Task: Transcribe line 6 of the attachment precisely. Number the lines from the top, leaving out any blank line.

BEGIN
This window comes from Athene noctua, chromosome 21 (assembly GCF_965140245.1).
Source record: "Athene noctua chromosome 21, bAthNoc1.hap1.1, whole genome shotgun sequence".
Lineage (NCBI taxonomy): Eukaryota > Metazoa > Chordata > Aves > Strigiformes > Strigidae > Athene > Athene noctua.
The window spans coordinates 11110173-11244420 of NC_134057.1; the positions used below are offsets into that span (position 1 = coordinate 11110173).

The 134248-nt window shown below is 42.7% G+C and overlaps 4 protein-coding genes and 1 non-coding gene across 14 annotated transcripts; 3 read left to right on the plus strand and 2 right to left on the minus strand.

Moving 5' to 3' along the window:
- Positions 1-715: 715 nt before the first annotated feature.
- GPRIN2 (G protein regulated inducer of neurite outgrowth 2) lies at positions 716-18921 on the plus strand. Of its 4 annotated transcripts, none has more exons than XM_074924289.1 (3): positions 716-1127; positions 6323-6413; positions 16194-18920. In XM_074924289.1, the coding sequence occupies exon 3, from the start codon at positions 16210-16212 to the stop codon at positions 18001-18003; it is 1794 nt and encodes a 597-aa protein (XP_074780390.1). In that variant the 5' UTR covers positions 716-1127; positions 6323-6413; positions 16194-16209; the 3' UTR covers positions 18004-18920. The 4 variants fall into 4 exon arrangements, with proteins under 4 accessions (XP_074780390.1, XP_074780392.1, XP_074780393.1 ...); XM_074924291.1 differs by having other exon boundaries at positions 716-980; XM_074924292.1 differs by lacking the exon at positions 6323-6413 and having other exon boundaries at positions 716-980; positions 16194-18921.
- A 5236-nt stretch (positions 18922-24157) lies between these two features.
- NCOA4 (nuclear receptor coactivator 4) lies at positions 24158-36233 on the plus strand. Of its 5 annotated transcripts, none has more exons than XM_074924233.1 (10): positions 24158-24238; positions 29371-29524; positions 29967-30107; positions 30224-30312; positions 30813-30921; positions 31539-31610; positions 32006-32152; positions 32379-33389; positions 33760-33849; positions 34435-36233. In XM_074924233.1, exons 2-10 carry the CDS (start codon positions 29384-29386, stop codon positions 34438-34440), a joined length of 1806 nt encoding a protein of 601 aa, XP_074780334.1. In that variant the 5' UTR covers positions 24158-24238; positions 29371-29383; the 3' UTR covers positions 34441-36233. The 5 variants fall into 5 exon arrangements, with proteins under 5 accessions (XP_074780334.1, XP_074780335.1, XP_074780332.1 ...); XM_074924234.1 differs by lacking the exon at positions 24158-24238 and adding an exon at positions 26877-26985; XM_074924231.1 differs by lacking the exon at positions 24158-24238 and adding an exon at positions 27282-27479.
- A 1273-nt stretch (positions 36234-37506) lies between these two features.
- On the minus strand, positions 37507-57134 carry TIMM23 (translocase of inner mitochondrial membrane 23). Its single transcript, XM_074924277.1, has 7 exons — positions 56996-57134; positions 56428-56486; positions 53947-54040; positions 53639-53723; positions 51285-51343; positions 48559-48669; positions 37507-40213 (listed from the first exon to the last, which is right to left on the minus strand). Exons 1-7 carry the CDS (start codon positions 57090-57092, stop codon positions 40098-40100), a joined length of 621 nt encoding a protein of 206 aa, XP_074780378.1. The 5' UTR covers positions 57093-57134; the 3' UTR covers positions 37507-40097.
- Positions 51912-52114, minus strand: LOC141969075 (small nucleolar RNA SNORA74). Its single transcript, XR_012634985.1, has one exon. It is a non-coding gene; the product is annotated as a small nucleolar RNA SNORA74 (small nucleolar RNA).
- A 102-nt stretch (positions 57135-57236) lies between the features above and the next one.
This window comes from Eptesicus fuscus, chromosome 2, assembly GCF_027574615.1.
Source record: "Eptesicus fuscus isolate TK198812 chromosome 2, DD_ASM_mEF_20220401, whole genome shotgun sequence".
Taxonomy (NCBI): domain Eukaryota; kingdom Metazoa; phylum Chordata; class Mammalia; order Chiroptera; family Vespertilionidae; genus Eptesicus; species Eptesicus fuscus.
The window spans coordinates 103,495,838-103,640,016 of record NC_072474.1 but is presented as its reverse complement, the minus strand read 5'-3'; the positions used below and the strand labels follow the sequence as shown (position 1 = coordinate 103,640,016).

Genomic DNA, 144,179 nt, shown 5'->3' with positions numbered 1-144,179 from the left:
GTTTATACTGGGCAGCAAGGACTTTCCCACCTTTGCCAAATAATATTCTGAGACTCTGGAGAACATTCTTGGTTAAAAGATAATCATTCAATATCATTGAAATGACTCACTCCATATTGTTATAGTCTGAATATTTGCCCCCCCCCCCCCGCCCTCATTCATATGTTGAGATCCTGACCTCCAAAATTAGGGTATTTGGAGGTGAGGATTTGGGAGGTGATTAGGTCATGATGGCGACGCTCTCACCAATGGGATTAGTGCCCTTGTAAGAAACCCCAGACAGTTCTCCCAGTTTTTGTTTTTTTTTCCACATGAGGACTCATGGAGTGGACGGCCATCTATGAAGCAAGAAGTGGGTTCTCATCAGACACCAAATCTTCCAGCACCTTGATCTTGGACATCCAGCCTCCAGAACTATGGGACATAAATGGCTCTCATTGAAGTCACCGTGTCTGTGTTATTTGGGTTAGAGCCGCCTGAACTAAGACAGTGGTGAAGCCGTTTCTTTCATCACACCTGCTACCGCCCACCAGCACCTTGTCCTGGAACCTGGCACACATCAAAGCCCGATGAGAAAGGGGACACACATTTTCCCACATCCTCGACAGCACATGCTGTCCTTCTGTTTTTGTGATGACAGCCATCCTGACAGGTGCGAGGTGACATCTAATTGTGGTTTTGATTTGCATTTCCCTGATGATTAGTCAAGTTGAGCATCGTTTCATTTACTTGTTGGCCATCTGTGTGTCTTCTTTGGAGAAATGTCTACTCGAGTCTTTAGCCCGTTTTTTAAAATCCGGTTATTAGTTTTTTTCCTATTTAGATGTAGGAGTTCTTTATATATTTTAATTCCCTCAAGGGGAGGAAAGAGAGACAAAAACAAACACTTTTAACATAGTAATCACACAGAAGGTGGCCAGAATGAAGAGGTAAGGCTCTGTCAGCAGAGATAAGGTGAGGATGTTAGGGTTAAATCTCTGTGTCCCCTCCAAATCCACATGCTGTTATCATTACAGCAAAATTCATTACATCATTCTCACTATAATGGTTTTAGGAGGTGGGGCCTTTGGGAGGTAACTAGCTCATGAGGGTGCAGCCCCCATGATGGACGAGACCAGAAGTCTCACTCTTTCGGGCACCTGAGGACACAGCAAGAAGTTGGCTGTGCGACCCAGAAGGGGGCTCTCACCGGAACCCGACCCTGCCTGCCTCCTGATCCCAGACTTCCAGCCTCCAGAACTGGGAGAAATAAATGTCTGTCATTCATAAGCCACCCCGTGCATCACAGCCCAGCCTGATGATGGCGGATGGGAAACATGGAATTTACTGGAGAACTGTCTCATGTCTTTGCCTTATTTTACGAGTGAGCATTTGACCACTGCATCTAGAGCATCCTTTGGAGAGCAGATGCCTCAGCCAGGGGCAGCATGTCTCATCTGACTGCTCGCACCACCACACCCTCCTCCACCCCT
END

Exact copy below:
Moving 5' to 3' along the window: